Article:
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Garreau, Armand (13 September 1817–28 March 1865), Romantic writer, journalist, and educator, was born Louis-Armand Garreau in Cognac, France, the son of Louis-Armand Garreau, a lawyer and veteran of the Napoleonic wars, and Marie Rose Dumontet, a native of Saint-Pierre, Martinique. Apparently Garreau left home at a very early age to receive a classical education in Paris at the Lycée Henri IV. Financial difficulties prevented him from completing law school, but before he left Paris to take up a teaching position in the department of Gironde he encountered a New Orleanian who impressed him with talk of opportunity in Louisiana....

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Porter, Andrew (24 September 1743–16 November 1813), teacher and revolutionary war soldier, was born in Worcester, Montgomery County, Pennsylvania, the son of Robert Porter, a farmer. His mother’s name is unknown. At an early age he showed a taste for reading and mathematics, and although he was apprenticed to his elder brother to learn carpentry at the age of eighteen or nineteen, he failed after a few months. Under the guidance of a teacher, Patrick Mennon, who lived about twelve miles from his home, he learned about sundials. Carving one from soapstone, he destroyed his brother’s carpentry tools. His father then tried to teach him farming, but Porter’s aversion to labor and his love for books caused him to spurn that profession as well. Thereupon, his father determined that he should become a schoolmaster and enrolled him in Mennon’s school. After quickly mastering the curriculum, Porter established a small school of his own and began to teach. He struck up an acquaintance with ...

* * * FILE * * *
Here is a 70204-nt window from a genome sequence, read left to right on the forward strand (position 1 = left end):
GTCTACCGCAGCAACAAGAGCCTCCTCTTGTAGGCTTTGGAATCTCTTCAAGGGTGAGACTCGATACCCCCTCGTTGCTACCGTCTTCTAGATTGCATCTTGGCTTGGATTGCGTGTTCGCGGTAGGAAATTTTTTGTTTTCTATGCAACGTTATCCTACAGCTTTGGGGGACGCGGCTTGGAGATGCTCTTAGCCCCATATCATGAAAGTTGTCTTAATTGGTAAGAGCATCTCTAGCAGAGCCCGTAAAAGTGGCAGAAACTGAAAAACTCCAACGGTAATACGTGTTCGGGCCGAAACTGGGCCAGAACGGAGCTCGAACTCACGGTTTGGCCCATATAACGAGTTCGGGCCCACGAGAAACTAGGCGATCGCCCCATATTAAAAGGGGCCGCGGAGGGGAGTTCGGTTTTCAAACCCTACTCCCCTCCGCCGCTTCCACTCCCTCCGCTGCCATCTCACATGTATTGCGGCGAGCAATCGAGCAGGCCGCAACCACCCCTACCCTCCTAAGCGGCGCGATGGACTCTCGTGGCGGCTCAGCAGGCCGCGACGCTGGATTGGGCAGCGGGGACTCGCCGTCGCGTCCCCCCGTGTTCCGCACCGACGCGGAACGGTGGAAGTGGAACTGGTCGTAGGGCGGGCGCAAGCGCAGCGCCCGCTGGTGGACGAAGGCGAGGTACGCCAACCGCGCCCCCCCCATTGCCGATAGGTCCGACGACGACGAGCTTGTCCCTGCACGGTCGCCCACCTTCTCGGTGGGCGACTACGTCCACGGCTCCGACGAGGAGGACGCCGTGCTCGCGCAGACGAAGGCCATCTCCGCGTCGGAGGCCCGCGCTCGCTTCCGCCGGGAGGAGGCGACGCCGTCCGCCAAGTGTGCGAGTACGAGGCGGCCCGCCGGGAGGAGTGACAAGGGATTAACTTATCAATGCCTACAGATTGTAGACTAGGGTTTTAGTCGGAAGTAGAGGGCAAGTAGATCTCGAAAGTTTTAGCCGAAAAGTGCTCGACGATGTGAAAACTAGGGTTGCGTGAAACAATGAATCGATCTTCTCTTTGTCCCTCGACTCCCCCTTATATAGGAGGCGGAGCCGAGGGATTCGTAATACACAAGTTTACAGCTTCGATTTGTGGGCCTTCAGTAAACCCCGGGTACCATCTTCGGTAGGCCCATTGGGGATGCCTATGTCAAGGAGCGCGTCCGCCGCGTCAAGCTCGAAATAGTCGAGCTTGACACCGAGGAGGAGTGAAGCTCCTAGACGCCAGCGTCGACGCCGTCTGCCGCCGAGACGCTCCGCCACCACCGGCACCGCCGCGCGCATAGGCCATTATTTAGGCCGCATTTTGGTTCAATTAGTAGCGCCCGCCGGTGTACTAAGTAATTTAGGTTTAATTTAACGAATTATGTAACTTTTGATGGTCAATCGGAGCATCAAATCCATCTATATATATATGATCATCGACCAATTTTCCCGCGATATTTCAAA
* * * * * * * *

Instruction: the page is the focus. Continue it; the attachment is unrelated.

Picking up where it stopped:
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Webster, John White (20 May 1793–30 August 1850), university professor and murderer, was born in Boston, Massachusetts, the son of Redford Webster, an apothecary, and Hannah White. Soon after Webster’s birth, his family moved to Amesbury, Massachusetts, where his father achieved great financial success in his business. Webster enrolled at Harvard College, where he was more mischievous than studious; still, he earned a bachelor’s degree there in 1811 and a medical degree in 1815. That same year he continued his training at Guy’s Hospital Medical School in London, where John Keats, also a student there, became his friend and fellow “dresser” for a hospital surgeon. Completing his course of instruction, Webster went on a scientific tour through England. On his way back to Boston during 1817 and 1818, he vacationed in the Azores, where he fell in love with Harriet Fredrica Hickling, the daughter of the American consul stationed at Fayal. They got married in May 1818, established their residence in Boston, and became the parents of four daughters....